A new campaign empowering women is aiming to break the “last taboo” in sport.
UK sanitary brand BodyForm’s Red.Fit campaign is educating the public about women keeping fit when on their period. They have made a video that shows women playing a variety of sport, from soccer to ballet, with bloodied knees, feet and hands. It proves that blood doesn’t stop women from being active.
The Red.Fit campaign includes a program that helps women to stay fit during their monthly cycle.
“During our menstrual cycle, our hormone levels (in particular, oestrogen and progesterone) are constantly changing. So we feel different, mentally and physically, at different times,” the Red.Fit site says.
The team behind the campaign have worked with sports scientist Georgie Bruinvels and have separated the menstrual cycle into four phases; Bleed, Peak, Burn and Fight. Each phase has different suggestions on how to exercise and how to get the right nutritional balance.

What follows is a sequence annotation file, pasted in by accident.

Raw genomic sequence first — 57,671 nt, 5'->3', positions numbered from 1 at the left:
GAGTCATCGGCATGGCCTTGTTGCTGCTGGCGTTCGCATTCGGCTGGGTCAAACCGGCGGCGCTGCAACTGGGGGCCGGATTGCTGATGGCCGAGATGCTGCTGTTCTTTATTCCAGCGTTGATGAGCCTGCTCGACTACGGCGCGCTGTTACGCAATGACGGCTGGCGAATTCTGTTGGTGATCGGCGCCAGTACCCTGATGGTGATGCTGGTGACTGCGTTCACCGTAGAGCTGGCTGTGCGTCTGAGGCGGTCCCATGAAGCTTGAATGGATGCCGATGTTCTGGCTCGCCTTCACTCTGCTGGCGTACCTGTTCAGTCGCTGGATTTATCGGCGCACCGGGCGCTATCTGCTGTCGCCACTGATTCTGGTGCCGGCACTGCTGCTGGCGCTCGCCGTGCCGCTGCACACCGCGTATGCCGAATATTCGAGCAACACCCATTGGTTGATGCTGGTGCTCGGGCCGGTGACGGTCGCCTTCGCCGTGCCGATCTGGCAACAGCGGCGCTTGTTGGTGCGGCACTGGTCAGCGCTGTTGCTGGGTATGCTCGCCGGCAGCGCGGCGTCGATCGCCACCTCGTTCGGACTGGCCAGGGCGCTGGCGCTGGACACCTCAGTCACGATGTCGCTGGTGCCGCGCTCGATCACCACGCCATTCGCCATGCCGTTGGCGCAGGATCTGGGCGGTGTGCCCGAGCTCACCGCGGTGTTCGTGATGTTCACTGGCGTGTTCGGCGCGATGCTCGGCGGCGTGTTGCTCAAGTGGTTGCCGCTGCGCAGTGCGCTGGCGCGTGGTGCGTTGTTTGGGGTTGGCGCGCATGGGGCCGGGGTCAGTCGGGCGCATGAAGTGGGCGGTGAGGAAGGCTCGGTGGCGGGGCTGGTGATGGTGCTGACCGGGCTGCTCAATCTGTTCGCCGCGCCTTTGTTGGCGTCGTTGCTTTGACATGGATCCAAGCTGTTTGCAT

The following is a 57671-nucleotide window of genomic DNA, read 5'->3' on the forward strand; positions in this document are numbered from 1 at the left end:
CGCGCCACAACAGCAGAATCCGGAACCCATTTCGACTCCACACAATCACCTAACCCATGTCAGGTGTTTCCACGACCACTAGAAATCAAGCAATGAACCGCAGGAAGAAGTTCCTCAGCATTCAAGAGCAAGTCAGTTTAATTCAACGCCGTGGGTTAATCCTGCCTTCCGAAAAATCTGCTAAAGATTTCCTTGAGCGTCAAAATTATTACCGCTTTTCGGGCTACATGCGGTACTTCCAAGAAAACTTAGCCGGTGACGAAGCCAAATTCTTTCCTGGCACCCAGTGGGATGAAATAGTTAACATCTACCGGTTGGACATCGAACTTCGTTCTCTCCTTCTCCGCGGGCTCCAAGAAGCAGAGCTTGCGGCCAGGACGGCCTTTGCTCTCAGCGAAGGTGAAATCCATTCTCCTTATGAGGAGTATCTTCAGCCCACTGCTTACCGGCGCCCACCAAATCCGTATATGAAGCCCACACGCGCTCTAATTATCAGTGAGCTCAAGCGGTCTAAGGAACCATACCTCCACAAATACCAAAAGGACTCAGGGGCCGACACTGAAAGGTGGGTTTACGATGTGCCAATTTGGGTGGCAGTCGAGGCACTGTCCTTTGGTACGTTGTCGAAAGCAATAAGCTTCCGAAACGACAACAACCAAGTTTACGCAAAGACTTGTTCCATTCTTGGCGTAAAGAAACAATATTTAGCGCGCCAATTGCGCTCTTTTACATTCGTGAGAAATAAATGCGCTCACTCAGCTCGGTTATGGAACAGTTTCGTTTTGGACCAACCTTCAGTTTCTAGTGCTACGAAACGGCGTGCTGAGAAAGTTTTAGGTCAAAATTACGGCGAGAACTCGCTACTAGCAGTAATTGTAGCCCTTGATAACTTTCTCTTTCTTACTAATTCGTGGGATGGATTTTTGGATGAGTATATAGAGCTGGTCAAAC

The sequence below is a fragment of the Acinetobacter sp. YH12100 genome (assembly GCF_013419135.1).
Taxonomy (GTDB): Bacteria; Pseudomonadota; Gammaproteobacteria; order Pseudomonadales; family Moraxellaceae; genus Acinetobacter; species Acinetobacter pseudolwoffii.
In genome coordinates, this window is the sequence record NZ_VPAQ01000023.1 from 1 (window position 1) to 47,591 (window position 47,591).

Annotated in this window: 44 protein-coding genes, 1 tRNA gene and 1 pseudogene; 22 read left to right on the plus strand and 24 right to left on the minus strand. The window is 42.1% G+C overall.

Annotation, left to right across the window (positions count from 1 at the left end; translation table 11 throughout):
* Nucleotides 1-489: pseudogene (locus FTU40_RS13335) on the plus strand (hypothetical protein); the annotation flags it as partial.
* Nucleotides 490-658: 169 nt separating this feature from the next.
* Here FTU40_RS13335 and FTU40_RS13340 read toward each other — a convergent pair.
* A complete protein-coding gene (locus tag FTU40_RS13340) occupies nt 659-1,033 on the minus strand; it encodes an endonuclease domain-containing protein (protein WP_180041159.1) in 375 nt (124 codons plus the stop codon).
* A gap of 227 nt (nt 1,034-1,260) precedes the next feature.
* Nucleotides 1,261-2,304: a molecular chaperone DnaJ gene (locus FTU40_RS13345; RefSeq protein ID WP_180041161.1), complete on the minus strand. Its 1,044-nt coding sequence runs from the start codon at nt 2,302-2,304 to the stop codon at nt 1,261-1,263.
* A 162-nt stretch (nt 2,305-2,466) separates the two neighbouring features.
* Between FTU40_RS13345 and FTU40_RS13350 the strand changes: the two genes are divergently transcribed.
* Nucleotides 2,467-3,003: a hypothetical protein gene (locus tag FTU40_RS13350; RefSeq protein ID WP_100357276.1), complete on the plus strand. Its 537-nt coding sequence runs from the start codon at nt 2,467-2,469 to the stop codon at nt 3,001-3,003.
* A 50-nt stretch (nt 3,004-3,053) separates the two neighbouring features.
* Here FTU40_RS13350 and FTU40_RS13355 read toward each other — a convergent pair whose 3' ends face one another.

“Our aim is to provide you with easy-to-use, expert guidance at each stage of your cycle to keep you feeling at your best,” the site says.
Ms Bruinvels is studying a PhD in London with her research focusing on female athletes. She is aiming to get a better understanding of women’s physiology because knowledge in that area is lagging behind men. The reason is because of female complexities like the menstrual cycle.
“A recent assessment of existing research showed a significant under-representation of women included in sports and exercise medicine research studies,” Red.Fit Open Letter says.
“We believe that this lack of knowledge can prevent women from being active and exercising during their menstrual cycle and can have a negative impact on the way they feel.”
Thus St Marys University in Twickenham UK, University College London (UCL) and multiple businesses such as SCA are investing in research to investigate the menstrual cycle.
Red.Fit is a platform to share the findings with the public and change the way women feel about exercising during that ‘time of the month’.
Another kick-ass campaign empowering women and proving they can be active no matter what time of the month (day or year).